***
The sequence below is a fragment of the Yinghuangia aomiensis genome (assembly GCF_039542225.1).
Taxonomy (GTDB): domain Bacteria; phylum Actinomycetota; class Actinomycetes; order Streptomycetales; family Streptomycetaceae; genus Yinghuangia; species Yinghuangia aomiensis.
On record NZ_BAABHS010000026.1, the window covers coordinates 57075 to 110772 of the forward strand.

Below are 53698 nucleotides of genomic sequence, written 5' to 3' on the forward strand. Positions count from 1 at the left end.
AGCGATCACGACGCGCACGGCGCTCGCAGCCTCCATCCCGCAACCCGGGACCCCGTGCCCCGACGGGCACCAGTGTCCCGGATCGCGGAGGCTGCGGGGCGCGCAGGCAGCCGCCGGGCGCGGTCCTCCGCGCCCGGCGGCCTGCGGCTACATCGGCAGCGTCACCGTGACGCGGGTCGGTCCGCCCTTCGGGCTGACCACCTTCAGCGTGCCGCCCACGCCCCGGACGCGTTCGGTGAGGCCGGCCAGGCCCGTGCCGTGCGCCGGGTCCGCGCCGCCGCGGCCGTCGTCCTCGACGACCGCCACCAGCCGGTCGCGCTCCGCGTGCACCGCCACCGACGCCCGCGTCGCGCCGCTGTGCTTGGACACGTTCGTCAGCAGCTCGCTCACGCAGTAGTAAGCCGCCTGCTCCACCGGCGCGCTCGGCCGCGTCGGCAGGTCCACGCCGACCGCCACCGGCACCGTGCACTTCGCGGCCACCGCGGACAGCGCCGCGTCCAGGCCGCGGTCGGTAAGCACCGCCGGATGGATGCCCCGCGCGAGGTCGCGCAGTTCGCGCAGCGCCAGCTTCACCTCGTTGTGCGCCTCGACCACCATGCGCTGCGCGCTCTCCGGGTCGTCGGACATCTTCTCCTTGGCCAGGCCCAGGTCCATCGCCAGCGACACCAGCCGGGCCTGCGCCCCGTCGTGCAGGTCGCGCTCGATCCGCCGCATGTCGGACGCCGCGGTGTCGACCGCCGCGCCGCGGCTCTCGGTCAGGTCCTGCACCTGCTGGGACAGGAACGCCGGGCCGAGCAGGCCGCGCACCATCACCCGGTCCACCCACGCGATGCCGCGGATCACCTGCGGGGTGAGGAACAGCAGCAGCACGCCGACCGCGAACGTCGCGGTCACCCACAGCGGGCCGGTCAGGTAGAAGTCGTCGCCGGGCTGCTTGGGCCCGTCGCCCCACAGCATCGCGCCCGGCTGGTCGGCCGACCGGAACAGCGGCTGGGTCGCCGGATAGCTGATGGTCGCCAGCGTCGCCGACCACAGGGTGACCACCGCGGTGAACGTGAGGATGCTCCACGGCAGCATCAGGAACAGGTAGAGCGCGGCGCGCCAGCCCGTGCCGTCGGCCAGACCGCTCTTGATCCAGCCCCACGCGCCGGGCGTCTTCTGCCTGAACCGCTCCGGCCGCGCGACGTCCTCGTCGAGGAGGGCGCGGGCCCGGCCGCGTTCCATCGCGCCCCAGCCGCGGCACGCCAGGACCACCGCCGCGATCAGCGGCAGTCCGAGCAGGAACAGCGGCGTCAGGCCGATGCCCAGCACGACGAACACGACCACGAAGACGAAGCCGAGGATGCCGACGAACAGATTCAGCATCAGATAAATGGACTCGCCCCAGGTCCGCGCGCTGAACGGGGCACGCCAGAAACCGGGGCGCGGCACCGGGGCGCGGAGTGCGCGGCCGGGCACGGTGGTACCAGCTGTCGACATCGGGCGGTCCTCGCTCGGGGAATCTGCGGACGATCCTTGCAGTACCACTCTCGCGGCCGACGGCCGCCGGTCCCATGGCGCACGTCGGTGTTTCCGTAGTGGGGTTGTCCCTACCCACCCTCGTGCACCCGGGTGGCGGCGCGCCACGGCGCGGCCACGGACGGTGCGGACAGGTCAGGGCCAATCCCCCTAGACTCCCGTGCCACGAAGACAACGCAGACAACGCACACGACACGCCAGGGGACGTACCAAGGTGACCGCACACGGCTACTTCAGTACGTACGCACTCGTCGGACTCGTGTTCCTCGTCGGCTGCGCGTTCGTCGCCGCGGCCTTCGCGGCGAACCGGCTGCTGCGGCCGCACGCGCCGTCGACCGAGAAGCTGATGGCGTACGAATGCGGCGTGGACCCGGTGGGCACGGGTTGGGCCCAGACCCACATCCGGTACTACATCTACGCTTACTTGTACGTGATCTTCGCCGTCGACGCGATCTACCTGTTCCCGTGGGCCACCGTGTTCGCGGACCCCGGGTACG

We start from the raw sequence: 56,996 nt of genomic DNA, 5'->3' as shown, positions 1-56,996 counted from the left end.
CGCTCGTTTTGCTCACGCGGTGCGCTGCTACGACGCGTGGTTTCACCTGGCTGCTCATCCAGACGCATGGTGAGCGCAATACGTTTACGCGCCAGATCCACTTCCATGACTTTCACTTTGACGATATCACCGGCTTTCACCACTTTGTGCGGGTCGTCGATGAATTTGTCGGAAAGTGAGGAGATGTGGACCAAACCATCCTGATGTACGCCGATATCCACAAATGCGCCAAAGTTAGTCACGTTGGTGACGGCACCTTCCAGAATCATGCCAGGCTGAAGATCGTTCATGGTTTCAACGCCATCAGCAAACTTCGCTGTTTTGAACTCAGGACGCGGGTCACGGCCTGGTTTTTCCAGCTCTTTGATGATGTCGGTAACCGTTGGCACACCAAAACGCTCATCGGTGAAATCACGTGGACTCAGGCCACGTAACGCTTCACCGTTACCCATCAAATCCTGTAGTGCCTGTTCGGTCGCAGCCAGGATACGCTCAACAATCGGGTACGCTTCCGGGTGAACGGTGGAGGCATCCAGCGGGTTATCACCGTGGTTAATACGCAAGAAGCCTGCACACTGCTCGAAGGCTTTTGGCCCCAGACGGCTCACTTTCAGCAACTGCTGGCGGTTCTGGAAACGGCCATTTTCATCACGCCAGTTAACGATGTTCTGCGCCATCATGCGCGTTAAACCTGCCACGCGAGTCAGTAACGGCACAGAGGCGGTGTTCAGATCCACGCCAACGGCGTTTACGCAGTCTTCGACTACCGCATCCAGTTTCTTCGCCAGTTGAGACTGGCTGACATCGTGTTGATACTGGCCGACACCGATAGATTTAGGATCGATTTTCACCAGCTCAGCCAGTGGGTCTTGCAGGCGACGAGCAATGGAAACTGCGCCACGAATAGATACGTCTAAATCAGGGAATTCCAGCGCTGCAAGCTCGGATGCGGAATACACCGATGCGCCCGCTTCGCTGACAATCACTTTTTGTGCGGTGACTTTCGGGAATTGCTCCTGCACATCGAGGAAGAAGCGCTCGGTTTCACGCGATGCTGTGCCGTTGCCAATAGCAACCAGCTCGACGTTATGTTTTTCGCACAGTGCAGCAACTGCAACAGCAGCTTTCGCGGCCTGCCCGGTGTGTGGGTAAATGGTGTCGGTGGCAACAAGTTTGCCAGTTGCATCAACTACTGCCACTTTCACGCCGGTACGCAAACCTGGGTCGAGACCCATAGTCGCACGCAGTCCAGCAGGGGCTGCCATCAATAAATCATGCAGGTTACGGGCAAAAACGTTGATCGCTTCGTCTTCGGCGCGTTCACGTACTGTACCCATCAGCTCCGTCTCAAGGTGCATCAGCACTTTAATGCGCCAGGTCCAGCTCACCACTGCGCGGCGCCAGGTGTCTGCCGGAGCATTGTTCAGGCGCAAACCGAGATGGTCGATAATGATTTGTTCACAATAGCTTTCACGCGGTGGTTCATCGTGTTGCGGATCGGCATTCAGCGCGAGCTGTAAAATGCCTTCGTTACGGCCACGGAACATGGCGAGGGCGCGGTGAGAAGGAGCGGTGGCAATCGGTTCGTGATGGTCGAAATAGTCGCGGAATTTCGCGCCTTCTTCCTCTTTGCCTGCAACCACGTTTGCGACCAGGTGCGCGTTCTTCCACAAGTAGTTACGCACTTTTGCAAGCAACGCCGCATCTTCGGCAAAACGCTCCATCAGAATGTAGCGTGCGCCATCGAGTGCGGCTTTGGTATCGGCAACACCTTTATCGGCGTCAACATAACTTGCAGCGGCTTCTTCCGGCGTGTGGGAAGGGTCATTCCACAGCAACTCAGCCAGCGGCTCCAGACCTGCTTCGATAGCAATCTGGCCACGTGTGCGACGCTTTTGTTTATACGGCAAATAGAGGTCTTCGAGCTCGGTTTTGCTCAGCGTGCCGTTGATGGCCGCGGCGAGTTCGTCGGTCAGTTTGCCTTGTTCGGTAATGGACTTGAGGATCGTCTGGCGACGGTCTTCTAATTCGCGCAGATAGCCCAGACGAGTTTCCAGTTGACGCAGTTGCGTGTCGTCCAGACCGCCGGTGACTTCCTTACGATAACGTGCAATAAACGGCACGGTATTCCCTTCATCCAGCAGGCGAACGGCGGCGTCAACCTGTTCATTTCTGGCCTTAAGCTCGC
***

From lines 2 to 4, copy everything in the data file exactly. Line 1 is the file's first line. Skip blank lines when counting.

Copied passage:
Taxonomy (GTDB): domain Bacteria; phylum Actinomycetota; class Actinomycetes; order Streptomycetales; family Streptomycetaceae; genus Yinghuangia; species Yinghuangia aomiensis.
On record NZ_BAABHS010000026.1, the window covers coordinates 57075 to 110772 of the forward strand.

Below are 53698 nucleotides of genomic sequence, written 5' to 3' on the forward strand. Positions count from 1 at the left end.